Homage to a bygone era
English National Ballet Richmond Theatre Les Ballets Trockadero de Monte Carlo Peacock Theatre Last week I briefly lamented the lack of stylistic and historical awareness that informs most contemporary productions of the classics. I had not yet seen English National Ballet’s new composite programme, though. Presented as part of Richmond Theatre’s Leap into Dance 2006 programme, this quadruple bill stands out for attention to detail, stylistic accuracy and utter brilliance.
As I reported in that same review, the Pas de Quatre is a divertissement created in 1845 to display the bravura of four famous ballerinas of the Romantic era. The ballet, after a brief run of performances and myriad imitations, was then revived a few times, with different degrees of success, in the 20th century. In each instance, lack of substantial source material led to the creation of totally new choreography, which strove to evoke the style of the period as well as the individual skills of each dancer. One of the most famous ‘new’ versions, and the latest in the ballet’s chronology, was the one signed by Anton Dolin, one of the 20th century’s most celebrated male ballet stars and an artistically attentive ballet master. His recreation of the 1845 work drew upon his sound knowledge and personal reading of the Romantic formulae, even though, in the light of a more recent and more historically documented ballet historiography, his Pas de Quatre presents today a number of technical and stylistic incongruities. Yet it remains a splendidly vibrant piece of theatre dance, a work that still manages to open a window on a bygone era in which ballet stars were so important that their rivalry sparked parliamentary debates at least according to anecdotal ballet history. The four artists I saw, Elena Glurdjidze, Begoiia Cao, Fernanda Oliveira and Adela Ramirez, were absolutely perfect as the Romantic celebrities Marie Taglioni, Fanny Cerrito, Carlotta Grisi and Lucile Grahn, even though I would have liked to know from the programme who was who. Each dancer displayed a deep understanding of the stylistic nuances recreated by Dolin, and all of them dealt impeccably with the Romantic mannerism of the parts, without ever looking twee or ridiculously anachronistic which is what the hilarious performance of the Trocks had built on the previous week.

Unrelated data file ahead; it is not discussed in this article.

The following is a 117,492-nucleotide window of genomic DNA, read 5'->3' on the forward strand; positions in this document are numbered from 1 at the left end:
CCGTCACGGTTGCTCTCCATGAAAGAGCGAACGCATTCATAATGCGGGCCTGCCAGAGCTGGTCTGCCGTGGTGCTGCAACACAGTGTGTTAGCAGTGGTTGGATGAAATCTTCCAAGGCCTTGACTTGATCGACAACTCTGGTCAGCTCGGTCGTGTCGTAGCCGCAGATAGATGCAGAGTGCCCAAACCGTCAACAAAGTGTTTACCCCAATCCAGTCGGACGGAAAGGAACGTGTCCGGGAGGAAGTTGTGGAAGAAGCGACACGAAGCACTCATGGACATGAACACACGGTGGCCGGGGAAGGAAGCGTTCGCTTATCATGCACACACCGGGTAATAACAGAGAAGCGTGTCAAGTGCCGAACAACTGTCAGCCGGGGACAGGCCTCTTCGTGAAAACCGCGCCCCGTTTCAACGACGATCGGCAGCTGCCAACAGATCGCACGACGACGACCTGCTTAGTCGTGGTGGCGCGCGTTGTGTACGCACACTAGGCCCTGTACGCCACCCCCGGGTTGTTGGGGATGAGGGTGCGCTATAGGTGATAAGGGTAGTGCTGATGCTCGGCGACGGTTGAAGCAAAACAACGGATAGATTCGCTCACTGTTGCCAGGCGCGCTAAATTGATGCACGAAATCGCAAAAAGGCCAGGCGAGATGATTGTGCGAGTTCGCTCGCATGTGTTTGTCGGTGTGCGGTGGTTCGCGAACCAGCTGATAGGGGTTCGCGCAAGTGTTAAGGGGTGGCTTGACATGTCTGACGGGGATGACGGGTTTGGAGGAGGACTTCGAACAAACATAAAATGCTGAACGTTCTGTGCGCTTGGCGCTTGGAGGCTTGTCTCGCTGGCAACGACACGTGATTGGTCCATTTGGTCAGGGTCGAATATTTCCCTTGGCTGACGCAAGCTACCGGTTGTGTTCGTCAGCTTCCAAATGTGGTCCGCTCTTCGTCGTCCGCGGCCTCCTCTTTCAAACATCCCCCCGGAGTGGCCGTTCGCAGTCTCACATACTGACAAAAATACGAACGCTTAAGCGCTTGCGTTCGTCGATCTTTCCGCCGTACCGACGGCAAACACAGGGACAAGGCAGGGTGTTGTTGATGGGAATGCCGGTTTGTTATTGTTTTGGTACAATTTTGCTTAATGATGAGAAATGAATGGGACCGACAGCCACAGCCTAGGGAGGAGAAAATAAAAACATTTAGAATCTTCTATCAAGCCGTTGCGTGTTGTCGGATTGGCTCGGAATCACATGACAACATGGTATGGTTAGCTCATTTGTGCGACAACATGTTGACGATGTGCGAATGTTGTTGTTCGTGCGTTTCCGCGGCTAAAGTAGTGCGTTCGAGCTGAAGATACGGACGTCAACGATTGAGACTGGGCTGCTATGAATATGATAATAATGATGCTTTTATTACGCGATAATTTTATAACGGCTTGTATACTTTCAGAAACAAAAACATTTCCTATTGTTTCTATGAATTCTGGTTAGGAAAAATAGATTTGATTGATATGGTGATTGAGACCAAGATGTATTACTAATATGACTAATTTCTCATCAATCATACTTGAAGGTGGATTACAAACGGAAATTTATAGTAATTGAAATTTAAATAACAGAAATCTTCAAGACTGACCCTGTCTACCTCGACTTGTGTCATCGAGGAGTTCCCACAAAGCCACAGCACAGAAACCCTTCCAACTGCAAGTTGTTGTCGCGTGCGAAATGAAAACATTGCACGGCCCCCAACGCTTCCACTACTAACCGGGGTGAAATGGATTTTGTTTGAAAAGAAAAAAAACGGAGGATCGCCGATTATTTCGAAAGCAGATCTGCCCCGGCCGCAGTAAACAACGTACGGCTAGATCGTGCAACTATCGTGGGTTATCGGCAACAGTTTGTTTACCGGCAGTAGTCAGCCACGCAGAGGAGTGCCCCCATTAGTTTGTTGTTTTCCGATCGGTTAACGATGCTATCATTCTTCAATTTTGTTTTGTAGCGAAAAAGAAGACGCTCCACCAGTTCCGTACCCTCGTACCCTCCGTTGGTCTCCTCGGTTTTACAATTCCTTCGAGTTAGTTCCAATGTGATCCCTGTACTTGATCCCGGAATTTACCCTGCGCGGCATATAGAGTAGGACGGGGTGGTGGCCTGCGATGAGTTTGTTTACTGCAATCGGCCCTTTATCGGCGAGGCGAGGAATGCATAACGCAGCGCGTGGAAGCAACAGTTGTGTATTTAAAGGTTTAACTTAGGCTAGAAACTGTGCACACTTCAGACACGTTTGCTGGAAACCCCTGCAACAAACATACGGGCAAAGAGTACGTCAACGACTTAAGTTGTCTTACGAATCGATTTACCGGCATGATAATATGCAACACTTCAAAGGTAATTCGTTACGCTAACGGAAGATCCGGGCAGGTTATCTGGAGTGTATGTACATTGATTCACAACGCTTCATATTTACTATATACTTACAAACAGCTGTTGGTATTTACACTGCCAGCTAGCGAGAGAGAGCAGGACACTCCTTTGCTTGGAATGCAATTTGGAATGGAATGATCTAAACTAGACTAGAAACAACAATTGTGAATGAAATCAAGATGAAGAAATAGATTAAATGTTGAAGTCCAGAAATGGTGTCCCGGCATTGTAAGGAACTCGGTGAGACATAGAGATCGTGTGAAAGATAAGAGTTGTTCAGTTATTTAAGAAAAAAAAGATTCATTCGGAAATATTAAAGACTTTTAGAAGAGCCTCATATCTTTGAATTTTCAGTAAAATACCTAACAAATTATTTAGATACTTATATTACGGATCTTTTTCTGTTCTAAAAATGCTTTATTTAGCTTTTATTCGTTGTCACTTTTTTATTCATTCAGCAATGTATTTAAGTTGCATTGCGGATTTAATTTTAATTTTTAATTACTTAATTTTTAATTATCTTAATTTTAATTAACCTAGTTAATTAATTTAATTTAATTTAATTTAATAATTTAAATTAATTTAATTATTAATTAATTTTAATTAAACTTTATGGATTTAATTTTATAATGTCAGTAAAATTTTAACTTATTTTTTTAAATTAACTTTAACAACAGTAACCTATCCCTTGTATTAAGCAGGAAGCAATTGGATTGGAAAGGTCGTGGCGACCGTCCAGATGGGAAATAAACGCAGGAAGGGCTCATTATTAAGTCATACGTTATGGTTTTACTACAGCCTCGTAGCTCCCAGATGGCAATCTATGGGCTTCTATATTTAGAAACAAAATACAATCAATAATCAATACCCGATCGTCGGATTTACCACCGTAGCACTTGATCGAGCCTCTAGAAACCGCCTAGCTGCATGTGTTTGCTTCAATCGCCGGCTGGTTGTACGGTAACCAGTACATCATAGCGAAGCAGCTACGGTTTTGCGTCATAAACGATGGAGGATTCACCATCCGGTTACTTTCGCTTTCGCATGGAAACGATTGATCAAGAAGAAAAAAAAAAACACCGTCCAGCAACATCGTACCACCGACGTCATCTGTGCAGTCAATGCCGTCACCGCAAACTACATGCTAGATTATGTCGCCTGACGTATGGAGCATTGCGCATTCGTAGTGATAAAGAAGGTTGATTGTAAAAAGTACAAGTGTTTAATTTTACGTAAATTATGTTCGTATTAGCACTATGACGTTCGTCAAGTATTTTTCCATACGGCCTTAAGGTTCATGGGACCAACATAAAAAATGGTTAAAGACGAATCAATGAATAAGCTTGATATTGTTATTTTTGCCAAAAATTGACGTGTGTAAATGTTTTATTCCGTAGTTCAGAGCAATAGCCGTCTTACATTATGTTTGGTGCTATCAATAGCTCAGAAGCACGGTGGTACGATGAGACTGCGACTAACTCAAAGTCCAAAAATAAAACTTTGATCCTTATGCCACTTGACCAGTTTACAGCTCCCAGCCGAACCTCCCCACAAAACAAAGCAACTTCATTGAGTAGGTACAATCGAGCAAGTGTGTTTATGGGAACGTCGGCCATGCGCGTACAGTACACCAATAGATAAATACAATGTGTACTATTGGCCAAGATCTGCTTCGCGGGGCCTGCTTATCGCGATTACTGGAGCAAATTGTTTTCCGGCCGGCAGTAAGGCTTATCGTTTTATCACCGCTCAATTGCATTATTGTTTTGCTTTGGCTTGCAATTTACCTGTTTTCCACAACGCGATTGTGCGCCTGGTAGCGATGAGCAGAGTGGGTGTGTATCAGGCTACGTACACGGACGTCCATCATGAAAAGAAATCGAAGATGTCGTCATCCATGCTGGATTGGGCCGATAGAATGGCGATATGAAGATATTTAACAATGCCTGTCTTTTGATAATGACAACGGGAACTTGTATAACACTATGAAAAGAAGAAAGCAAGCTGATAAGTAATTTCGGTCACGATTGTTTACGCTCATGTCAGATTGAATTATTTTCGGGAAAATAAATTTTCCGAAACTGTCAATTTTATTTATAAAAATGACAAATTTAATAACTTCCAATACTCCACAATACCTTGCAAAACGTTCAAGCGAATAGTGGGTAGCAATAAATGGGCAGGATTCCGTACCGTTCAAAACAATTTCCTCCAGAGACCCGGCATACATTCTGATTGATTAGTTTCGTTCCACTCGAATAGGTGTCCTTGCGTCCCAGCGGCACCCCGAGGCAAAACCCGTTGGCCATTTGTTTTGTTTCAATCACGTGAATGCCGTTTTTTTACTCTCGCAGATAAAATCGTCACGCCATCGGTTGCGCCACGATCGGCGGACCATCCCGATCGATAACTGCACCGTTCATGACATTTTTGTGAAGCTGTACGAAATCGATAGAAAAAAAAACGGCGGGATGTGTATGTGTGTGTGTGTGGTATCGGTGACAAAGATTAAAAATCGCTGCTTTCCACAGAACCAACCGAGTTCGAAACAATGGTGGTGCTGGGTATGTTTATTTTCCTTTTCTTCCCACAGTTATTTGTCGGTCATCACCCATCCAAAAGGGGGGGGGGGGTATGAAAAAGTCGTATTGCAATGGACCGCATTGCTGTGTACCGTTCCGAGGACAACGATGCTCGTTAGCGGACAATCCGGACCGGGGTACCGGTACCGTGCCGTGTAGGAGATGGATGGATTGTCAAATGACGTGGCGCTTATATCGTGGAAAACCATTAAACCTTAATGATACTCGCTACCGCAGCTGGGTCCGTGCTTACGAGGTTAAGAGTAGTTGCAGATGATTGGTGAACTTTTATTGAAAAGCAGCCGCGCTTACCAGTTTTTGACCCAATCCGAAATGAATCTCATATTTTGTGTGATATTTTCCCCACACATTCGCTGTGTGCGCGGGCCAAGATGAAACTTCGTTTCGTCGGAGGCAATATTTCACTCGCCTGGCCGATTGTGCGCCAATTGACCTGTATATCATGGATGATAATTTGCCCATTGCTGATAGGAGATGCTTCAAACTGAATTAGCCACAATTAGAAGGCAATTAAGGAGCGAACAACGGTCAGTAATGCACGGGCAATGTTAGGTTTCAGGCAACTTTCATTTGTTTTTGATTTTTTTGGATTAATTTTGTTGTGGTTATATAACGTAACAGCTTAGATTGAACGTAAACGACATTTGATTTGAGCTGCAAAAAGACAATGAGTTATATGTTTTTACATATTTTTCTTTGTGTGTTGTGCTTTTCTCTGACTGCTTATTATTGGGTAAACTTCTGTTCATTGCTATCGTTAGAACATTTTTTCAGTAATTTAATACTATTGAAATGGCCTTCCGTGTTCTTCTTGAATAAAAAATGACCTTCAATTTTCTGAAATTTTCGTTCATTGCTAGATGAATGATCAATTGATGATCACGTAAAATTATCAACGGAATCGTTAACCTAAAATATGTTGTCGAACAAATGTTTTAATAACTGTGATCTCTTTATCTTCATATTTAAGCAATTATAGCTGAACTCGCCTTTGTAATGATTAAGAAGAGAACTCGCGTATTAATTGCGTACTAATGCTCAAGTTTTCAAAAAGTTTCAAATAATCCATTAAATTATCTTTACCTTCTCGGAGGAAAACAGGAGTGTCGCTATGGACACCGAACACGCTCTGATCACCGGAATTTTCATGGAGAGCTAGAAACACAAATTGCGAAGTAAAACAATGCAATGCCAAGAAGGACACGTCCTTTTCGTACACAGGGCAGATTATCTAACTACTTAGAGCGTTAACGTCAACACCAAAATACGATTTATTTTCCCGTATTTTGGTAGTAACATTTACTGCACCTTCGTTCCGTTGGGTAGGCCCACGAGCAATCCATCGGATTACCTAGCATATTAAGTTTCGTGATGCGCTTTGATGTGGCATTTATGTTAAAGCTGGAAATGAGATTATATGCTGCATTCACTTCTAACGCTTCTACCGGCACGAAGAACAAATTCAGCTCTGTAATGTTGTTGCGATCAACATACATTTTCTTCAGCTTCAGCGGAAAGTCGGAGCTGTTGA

Their performance was aptly matched by Variations for Four, another divertissement conceived by Dolin for four men as a response to the Romantic celebration of the ballerina’s art. Although Dmitri Gruzdyev, Yat-Set Chang, Yosvani Ramos and Fabian Reimair were not as technically tidy as their female counterparts, their performances stood out for panache and stylistic understanding, and highlighted brilliantly the essence of Dolin’s 1957 choreographic inventions, impeccably restaged, as for the Pas de Quatre, by Jelko Yuresha. The programme started with the visually stunning Perpetuum Mobile, a 1997 work by Christopher Hampson to music by Bach, and concluded with a fizzy staging of George Balanchine’s Who Cares?, in which the ballet idiom complements splendidly George Gershwin’s immortal tunes. Although constrained by the limited space of the Richmond stage, the dancers were utterly superb.
Earlier in the week I went back to the Peacock Theatre to see the second programme of Les Ballets Trockadero de Monte Carlo. And once again I found myself choking with laughter. The programme, which was as good as the first one, started with Les Sylphides, in which the Trocks displayed witty knowledge of the various accidents that can occur while dancing Fokine’s immortal choreography — on a couple of occasions I’ve witnessed some of those accidents happen. But one of the best numbers of the evening was, in my view, the Flames of Paris pas de deux. Derived from an early Soviet ballet, this duet highlighted with unique humour all the stylistic idiosyncrasies of the Soviet style while displaying, at the same time, the unique technical talents of the dancers. The evening included the utterly hilarious Dying Swan — performed by a different male ballerina from the one seen in the first programme — a splendid and stylistically accurate send-up of Balanchine’s Concerto Barocco, entitled Go for Barocco, and Raymonda’s Wedding, from the 1898 classic Raymonda. Not unlike the Paquita seen in the first programme, this Raymonda is a pyrotechnical display of technical and comic bravura, which concludes, as an encore, with a tutu-ed and point-shoed send-up of Riverdance. One can only hope the splendid Trocks will soon be back, for their performances are like fresh air to the staleness of contemporary ballet culture.